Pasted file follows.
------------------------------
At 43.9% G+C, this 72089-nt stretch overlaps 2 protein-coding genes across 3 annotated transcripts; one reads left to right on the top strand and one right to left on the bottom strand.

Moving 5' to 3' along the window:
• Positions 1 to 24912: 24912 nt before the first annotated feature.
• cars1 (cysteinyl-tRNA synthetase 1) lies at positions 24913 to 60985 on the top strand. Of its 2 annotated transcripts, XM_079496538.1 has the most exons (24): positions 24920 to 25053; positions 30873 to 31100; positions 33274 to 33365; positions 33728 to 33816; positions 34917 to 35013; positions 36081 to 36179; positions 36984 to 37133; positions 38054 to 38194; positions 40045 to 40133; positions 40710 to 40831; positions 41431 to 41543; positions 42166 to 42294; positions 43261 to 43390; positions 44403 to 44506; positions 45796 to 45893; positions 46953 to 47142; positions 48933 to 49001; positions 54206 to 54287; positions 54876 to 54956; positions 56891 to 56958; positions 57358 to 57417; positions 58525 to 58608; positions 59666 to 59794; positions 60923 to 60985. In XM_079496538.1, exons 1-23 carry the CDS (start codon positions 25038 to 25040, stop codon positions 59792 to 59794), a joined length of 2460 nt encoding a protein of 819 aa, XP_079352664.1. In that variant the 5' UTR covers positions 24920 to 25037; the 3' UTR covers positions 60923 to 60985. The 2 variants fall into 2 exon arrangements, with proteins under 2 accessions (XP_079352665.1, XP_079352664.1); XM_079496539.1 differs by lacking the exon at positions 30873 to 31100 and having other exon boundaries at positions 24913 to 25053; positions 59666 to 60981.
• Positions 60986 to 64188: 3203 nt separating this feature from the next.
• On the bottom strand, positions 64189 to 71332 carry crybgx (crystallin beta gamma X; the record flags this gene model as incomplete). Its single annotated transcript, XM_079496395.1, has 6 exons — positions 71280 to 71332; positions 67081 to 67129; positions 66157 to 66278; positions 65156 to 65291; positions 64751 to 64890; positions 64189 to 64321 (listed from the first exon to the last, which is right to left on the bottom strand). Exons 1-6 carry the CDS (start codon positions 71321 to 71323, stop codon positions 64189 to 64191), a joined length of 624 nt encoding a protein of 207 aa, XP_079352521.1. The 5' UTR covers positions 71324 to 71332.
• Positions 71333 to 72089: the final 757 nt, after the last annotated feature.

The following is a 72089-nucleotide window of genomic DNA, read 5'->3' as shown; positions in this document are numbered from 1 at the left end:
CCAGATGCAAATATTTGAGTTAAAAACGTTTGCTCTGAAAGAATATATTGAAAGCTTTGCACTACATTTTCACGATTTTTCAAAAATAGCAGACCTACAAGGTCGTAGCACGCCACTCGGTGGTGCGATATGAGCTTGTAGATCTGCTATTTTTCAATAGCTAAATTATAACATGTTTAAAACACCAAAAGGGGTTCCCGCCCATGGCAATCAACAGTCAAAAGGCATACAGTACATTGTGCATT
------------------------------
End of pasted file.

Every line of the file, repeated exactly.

At 43.9% G+C, this 72089-nt stretch overlaps 2 protein-coding genes across 3 annotated transcripts; one reads left to right on the top strand and one right to left on the bottom strand.

Moving 5' to 3' along the window:
• Positions 1 to 24912: 24912 nt before the first annotated feature.
• cars1 (cysteinyl-tRNA synthetase 1) lies at positions 24913 to 60985 on the top strand. Of its 2 annotated transcripts, XM_079496538.1 has the most exons (24): positions 24920 to 25053; positions 30873 to 31100; positions 33274 to 33365; positions 33728 to 33816; positions 34917 to 35013; positions 36081 to 36179; positions 36984 to 37133; positions 38054 to 38194; positions 40045 to 40133; positions 40710 to 40831; positions 41431 to 41543; positions 42166 to 42294; positions 43261 to 43390; positions 44403 to 44506; positions 45796 to 45893; positions 46953 to 47142; positions 48933 to 49001; positions 54206 to 54287; positions 54876 to 54956; positions 56891 to 56958; positions 57358 to 57417; positions 58525 to 58608; positions 59666 to 59794; positions 60923 to 60985. In XM_079496538.1, exons 1-23 carry the CDS (start codon positions 25038 to 25040, stop codon positions 59792 to 59794), a joined length of 2460 nt encoding a protein of 819 aa, XP_079352664.1. In that variant the 5' UTR covers positions 24920 to 25037; the 3' UTR covers positions 60923 to 60985. The 2 variants fall into 2 exon arrangements, with proteins under 2 accessions (XP_079352665.1, XP_079352664.1); XM_079496539.1 differs by lacking the exon at positions 30873 to 31100 and having other exon boundaries at positions 24913 to 25053; positions 59666 to 60981.
• Positions 60986 to 64188: 3203 nt separating this feature from the next.
• On the bottom strand, positions 64189 to 71332 carry crybgx (crystallin beta gamma X; the record flags this gene model as incomplete). Its single annotated transcript, XM_079496395.1, has 6 exons — positions 71280 to 71332; positions 67081 to 67129; positions 66157 to 66278; positions 65156 to 65291; positions 64751 to 64890; positions 64189 to 64321 (listed from the first exon to the last, which is right to left on the bottom strand). Exons 1-6 carry the CDS (start codon positions 71321 to 71323, stop codon positions 64189 to 64191), a joined length of 624 nt encoding a protein of 207 aa, XP_079352521.1. The 5' UTR covers positions 71324 to 71332.
• Positions 71333 to 72089: the final 757 nt, after the last annotated feature.

The following is a 72089-nucleotide window of genomic DNA, read 5'->3' as shown; positions in this document are numbered from 1 at the left end:
CCAGATGCAAATATTTGAGTTAAAAACGTTTGCTCTGAAAGAATATATTGAAAGCTTTGCACTACATTTTCACGATTTTTCAAAAATAGCAGACCTACAAGGTCGTAGCACGCCACTCGGTGGTGCGATATGAGCTTGTAGATCTGCTATTTTTCAATAGCTAAATTATAACATGTTTAAAACACCAAAAGGGGTTCCCGCCCATGGCAATCAACAGTCAAAAGGCATACAGTACATTGTGCATT